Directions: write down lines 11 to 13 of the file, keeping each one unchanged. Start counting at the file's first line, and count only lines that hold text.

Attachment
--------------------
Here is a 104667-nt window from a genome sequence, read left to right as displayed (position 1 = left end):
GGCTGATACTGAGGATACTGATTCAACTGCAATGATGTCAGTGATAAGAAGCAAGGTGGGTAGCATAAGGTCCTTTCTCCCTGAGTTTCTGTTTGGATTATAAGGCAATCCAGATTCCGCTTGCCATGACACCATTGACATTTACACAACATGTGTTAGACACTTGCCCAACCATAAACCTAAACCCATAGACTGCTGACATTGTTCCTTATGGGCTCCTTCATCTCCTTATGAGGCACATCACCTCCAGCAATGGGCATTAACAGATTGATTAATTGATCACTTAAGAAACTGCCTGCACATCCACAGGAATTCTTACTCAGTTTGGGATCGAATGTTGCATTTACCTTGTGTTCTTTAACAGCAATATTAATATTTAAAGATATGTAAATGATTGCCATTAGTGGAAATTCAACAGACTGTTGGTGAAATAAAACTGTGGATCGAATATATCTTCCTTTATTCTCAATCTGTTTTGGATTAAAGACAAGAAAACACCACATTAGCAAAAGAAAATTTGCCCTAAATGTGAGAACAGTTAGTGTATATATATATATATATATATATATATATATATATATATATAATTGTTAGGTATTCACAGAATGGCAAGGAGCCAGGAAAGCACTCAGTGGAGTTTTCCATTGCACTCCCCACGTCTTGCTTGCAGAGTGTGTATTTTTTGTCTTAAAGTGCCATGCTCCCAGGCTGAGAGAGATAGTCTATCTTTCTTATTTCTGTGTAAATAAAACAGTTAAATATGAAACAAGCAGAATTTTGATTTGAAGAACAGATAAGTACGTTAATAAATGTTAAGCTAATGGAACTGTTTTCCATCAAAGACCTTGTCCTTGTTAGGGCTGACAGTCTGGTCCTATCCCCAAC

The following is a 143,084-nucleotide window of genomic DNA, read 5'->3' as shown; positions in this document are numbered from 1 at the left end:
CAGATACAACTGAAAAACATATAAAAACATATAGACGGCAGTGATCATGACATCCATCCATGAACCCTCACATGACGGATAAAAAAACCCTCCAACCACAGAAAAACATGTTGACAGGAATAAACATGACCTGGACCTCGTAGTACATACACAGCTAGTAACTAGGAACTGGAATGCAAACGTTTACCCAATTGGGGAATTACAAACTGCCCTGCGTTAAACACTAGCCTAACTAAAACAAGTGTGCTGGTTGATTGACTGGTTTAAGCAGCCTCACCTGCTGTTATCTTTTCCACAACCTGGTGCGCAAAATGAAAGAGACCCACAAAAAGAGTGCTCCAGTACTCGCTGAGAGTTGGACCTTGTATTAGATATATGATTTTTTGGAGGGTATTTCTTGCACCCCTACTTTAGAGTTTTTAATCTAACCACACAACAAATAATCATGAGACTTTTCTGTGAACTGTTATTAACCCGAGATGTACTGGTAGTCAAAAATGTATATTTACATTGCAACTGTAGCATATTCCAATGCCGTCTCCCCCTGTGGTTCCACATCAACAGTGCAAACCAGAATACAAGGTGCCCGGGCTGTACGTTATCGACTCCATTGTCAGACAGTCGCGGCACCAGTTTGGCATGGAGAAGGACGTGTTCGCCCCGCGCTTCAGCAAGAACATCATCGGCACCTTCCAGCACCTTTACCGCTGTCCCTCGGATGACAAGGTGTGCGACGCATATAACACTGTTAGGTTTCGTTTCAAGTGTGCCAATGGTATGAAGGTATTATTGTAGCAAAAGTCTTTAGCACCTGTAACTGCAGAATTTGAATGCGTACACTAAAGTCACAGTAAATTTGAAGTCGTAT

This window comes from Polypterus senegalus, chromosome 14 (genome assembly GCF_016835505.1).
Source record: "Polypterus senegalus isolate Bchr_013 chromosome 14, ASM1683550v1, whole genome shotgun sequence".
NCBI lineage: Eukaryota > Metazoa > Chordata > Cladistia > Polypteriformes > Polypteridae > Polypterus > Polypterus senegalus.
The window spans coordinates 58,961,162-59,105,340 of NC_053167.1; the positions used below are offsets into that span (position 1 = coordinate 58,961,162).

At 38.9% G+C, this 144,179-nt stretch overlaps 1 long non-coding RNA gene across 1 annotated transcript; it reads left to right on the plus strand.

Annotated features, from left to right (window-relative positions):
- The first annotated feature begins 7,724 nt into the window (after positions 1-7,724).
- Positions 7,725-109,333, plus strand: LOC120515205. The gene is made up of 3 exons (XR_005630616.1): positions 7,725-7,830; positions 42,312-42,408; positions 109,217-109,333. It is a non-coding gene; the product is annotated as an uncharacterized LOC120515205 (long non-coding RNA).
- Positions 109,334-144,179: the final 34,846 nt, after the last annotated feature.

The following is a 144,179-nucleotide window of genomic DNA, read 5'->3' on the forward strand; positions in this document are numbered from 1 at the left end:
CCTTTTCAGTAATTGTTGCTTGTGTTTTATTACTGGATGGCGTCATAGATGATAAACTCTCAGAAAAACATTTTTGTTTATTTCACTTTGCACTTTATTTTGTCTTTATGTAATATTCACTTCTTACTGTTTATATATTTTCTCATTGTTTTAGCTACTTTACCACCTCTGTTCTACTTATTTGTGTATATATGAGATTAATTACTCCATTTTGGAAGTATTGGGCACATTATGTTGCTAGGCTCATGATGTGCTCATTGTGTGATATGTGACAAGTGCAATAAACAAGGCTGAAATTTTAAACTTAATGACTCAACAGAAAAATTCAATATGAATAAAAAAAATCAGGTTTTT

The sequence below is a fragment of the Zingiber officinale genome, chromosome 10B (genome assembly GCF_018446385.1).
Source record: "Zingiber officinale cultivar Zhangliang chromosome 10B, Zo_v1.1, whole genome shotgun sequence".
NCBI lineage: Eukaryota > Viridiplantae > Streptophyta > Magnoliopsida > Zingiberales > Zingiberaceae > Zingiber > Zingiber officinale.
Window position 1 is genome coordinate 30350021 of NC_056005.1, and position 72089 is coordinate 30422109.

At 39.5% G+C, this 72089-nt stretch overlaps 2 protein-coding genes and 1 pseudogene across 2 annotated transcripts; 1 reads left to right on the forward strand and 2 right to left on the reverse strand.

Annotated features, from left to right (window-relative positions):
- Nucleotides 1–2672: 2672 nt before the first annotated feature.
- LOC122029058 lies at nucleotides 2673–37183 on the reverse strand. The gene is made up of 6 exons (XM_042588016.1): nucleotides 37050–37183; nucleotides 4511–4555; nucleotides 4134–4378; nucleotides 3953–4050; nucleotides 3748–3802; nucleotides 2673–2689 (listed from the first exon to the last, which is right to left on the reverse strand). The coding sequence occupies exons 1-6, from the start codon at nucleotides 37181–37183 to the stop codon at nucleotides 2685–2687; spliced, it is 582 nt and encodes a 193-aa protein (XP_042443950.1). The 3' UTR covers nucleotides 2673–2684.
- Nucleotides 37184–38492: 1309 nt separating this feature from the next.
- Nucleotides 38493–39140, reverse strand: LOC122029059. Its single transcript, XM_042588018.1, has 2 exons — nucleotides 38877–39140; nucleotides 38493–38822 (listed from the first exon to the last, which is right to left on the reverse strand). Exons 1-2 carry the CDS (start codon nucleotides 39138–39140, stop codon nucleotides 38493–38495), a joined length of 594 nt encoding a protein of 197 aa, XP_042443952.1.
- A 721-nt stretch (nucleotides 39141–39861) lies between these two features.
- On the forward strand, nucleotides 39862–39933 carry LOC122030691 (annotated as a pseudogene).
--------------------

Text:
- The first annotated feature begins 7,724 nt into the window (after positions 1-7,724).
- Positions 7,725-109,333, plus strand: LOC120515205. The gene is made up of 3 exons (XR_005630616.1): positions 7,725-7,830; positions 42,312-42,408; positions 109,217-109,333. It is a non-coding gene; the product is annotated as an uncharacterized LOC120515205 (long non-coding RNA).
- Positions 109,334-144,179: the final 34,846 nt, after the last annotated feature.